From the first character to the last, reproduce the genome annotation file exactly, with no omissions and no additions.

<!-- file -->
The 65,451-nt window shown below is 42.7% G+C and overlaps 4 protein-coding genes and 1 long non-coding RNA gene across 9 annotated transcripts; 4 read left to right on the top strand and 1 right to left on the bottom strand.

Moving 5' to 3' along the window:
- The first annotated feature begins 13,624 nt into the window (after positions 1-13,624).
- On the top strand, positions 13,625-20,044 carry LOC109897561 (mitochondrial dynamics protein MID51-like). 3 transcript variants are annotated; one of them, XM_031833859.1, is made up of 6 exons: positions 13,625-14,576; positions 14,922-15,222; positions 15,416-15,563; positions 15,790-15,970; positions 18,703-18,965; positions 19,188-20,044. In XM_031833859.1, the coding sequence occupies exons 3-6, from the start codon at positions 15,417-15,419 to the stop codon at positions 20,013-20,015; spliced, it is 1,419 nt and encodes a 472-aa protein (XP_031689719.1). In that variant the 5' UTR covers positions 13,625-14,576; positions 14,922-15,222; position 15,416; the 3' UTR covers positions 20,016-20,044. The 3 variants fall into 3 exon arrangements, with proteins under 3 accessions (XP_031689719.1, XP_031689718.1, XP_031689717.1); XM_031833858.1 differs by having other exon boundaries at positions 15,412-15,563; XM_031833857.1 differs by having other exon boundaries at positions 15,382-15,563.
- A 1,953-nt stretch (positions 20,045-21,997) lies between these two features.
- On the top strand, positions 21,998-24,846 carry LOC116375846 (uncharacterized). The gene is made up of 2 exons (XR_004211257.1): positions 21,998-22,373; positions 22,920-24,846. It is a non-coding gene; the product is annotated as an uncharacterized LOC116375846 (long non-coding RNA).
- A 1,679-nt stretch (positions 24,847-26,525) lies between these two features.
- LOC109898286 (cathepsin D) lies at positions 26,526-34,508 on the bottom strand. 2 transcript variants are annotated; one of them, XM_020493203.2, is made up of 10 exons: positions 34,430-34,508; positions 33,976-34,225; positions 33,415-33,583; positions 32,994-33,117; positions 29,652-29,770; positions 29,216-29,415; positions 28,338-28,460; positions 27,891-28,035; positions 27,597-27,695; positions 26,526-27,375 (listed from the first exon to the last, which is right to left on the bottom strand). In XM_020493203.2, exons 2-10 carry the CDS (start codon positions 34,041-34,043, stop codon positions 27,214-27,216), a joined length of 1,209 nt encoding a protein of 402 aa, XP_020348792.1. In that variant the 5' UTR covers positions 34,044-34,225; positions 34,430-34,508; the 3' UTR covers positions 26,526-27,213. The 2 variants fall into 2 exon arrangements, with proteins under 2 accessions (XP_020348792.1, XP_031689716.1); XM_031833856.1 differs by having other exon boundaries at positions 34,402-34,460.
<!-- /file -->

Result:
The 65,451-nt window shown below is 42.7% G+C and overlaps 4 protein-coding genes and 1 long non-coding RNA gene across 9 annotated transcripts; 4 read left to right on the top strand and 1 right to left on the bottom strand.

Moving 5' to 3' along the window:
- The first annotated feature begins 13,624 nt into the window (after positions 1-13,624).
- On the top strand, positions 13,625-20,044 carry LOC109897561 (mitochondrial dynamics protein MID51-like). 3 transcript variants are annotated; one of them, XM_031833859.1, is made up of 6 exons: positions 13,625-14,576; positions 14,922-15,222; positions 15,416-15,563; positions 15,790-15,970; positions 18,703-18,965; positions 19,188-20,044. In XM_031833859.1, the coding sequence occupies exons 3-6, from the start codon at positions 15,417-15,419 to the stop codon at positions 20,013-20,015; spliced, it is 1,419 nt and encodes a 472-aa protein (XP_031689719.1). In that variant the 5' UTR covers positions 13,625-14,576; positions 14,922-15,222; position 15,416; the 3' UTR covers positions 20,016-20,044. The 3 variants fall into 3 exon arrangements, with proteins under 3 accessions (XP_031689719.1, XP_031689718.1, XP_031689717.1); XM_031833858.1 differs by having other exon boundaries at positions 15,412-15,563; XM_031833857.1 differs by having other exon boundaries at positions 15,382-15,563.
- A 1,953-nt stretch (positions 20,045-21,997) lies between these two features.
- On the top strand, positions 21,998-24,846 carry LOC116375846 (uncharacterized). The gene is made up of 2 exons (XR_004211257.1): positions 21,998-22,373; positions 22,920-24,846. It is a non-coding gene; the product is annotated as an uncharacterized LOC116375846 (long non-coding RNA).
- A 1,679-nt stretch (positions 24,847-26,525) lies between these two features.
- LOC109898286 (cathepsin D) lies at positions 26,526-34,508 on the bottom strand. 2 transcript variants are annotated; one of them, XM_020493203.2, is made up of 10 exons: positions 34,430-34,508; positions 33,976-34,225; positions 33,415-33,583; positions 32,994-33,117; positions 29,652-29,770; positions 29,216-29,415; positions 28,338-28,460; positions 27,891-28,035; positions 27,597-27,695; positions 26,526-27,375 (listed from the first exon to the last, which is right to left on the bottom strand). In XM_020493203.2, exons 2-10 carry the CDS (start codon positions 34,041-34,043, stop codon positions 27,214-27,216), a joined length of 1,209 nt encoding a protein of 402 aa, XP_020348792.1. In that variant the 5' UTR covers positions 34,044-34,225; positions 34,430-34,508; the 3' UTR covers positions 26,526-27,213. The 2 variants fall into 2 exon arrangements, with proteins under 2 accessions (XP_020348792.1, XP_031689716.1); XM_031833856.1 differs by having other exon boundaries at positions 34,402-34,460.